Eseu de Dorin Tudoran: Frig sau frică? Sau despre condiția intelectualului român de azi (în română). 1984.
By late 1983, Dorin Tudoran espoused increasingly radical ideas regarding the total failure and essentially flawed character of the communist system as a whole, which he saw as irredeemable and deeply corrupt. He had already made his views public in 1983 in a series of interviews with various Western press outlets, expressing his conviction that Ceaușescu’s Romania was an absolute dictatorship and seeing the communist system as the main cause of the Romanian people’s material and moral decay. In his essay written in early 1984, Tudoran proposed a complex analysis of the role and situation of intellectuals in communist Romania. Tudoran focused primarily on the causes of his colleagues’ subservience and total submission to the communist regime. He found the roots of this phenomenon in the persecution and déclassement of this stratum by the communist authorities after 1945, comparing them systematically to their peers in Central Europe. Among the factors which generated compliance, Tudoran highlighted the specificity of local political traditions; the terror of the first decade-and-a-half of communism, which led to a mass “moral capitulation” of the intellectuals; their complete reliance on the state for professional survival; and the skilful manipulation of their upward social mobility by the communist authorities. However, Tudoran argued that the compliance of the absolute majority of intellectuals in Romania was, above all, a direct consequence of Ceauşescu’s personal rule and of the Romanian communist system. The essay concluded that Romanian intellectuals had to reassert their responsibility toward the broader society by emulating and following the lead of their predecessors from the generation of 1848, who had succeeded in breaking with the political traditions of subservience to the state and had emancipated themselves by embracing synchronicity with the West. Rejecting the notion of “resistance through culture” as inefficient and outdated, Tudoran pleaded for an alliance with other social groups on the Polish model. In his opinion, this was the only way to limit the abuses of the communist system, as long as total change was still inconceivable. This work, viewed at the time as the most radical text written by a Romanian dissident since Paul Goma, still represents the best and most convincing analysis of the Romanian intellectuals’ plight under communism produced by an “insider.” Mihnea Berindei received a typewritten copy of the original text, in Romanian, which he then forwarded to the editorial board of the journal L’Alternative, recommending it for publication. It was in fact published in French later that year (in two parts, the first in L’Alternative, no. 29, September–October 1984, pp. 42-50, and the second in the following issue). In a special note to the editors, Mihnea Berindei stated: “the text turned out to be longer than required. If possible, I suggest its publication in two parts. If not, I would very much like to […] keep its structure, including the mottos. In other words, at least something from all the chapters should be kept, since the text has a certain structure and ‘strategy.’ Maybe the complete version would be interesting for another periodical, if it is not interesting for the journal that suggested its writing […]. It’s good that the text exists. It could also be printed under another, more attractive title!” This clearly shows Berindei’s personal role in steering the text toward publication and his position of intermediary between authors writing in Romania and the Western public sphere. Despite the apparent initial hesitations of the editorial board, Tudoran’s text had a rather significant impact on the exile community and also prepared the ground for the emergence of similar critiques in the following years. This masterpiece highlights Mihnea Berindei’s contribution to the “journey” of this fundamental text of Romanian dissent toward its target audience in the West.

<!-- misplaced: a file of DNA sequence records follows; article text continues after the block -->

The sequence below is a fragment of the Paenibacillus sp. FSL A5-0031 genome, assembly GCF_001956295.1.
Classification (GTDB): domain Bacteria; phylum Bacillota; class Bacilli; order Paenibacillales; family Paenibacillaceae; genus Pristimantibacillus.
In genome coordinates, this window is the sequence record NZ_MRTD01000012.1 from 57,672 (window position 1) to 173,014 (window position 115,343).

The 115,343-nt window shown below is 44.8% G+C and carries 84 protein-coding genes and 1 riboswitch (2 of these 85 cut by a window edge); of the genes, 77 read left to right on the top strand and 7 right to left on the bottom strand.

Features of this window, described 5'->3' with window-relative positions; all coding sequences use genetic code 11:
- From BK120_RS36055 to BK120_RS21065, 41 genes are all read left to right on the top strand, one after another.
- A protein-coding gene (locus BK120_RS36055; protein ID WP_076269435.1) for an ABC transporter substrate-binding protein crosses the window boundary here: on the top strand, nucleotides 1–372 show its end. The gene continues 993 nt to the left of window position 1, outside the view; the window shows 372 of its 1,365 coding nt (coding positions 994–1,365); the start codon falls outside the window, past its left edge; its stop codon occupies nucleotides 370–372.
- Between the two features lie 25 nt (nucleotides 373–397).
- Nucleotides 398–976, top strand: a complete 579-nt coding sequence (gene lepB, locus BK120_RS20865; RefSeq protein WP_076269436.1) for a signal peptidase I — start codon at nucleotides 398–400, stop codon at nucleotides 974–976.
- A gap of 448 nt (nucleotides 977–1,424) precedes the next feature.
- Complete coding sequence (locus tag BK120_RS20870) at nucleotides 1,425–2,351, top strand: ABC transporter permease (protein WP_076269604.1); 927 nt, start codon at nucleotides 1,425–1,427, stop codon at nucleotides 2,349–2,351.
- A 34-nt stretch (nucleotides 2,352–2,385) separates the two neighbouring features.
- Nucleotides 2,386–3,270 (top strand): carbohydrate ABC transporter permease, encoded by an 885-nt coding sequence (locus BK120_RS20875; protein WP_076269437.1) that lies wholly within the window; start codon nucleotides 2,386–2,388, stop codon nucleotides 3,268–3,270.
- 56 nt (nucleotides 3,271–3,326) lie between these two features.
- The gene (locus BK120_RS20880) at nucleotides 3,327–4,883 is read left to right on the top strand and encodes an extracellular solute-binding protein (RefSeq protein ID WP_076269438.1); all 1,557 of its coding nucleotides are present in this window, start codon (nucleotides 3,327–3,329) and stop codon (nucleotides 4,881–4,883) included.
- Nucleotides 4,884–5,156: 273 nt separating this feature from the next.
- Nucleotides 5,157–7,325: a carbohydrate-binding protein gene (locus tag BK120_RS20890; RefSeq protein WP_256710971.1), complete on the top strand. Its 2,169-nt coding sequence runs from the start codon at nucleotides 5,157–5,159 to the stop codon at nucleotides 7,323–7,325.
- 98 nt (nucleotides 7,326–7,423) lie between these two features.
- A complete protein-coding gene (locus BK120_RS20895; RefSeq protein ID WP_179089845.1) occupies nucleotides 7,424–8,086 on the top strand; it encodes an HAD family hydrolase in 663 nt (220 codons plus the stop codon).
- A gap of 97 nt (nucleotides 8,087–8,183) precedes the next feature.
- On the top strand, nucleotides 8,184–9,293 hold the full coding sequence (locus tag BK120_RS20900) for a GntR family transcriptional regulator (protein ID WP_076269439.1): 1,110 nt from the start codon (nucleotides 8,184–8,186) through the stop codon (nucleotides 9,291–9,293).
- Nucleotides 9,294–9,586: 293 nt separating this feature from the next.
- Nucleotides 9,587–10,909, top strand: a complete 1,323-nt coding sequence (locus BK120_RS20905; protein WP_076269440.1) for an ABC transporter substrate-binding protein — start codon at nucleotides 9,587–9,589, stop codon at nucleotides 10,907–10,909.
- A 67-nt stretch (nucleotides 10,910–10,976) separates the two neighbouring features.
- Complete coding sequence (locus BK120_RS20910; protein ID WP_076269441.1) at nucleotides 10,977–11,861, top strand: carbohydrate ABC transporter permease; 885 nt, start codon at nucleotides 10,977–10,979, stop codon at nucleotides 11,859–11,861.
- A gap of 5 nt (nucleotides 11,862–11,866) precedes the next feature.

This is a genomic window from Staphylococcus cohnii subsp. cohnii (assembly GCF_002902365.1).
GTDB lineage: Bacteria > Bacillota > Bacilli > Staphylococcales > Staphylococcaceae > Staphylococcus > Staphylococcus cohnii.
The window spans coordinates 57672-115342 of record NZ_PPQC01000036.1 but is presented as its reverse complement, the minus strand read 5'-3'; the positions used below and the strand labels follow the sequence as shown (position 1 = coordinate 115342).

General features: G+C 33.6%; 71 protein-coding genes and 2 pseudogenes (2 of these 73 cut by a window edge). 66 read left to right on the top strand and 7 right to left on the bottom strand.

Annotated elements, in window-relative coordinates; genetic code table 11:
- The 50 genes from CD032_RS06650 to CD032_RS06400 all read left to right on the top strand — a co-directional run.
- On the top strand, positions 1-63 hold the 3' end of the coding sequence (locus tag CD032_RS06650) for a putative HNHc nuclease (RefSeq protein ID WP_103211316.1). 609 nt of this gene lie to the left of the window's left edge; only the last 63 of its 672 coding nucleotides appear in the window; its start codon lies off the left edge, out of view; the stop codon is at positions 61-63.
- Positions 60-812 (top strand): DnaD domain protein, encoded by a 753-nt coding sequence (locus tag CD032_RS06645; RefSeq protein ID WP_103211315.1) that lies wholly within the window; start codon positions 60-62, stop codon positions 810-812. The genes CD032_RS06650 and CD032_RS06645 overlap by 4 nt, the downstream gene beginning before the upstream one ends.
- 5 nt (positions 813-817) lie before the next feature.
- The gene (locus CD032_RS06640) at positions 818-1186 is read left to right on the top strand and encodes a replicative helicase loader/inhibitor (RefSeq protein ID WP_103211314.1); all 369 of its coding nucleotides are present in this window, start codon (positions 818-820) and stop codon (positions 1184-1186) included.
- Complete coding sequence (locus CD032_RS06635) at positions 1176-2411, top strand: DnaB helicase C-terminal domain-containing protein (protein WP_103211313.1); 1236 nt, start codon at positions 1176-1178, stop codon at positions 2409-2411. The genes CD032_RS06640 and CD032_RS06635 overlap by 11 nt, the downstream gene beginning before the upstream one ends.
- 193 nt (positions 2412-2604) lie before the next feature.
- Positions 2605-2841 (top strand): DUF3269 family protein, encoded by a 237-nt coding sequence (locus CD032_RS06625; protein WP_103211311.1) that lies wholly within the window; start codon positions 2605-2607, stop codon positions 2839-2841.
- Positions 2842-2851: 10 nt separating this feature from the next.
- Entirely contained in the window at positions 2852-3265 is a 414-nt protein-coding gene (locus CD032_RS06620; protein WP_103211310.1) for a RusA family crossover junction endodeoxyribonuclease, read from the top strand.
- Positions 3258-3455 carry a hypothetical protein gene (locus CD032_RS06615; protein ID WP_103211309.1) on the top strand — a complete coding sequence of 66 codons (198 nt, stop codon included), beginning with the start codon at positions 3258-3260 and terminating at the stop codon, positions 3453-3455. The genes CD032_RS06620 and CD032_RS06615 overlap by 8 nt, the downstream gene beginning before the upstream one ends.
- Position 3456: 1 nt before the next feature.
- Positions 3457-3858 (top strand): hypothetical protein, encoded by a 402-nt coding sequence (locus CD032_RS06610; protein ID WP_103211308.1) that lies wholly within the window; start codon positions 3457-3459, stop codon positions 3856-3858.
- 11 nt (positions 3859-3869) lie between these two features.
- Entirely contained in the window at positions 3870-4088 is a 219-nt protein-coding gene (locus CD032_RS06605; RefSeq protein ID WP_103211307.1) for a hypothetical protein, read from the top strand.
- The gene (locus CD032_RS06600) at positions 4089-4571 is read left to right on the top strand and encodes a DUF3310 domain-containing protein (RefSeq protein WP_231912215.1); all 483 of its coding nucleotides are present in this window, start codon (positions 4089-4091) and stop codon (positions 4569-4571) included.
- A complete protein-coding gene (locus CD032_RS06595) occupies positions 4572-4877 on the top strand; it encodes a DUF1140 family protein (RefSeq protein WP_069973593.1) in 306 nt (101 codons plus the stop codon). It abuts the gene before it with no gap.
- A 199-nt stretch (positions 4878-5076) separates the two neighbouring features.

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Source: Iași County Branch of the Romanian National Archives (SJAN)
Photo by Andrei Cusco
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- Cusco, Andrei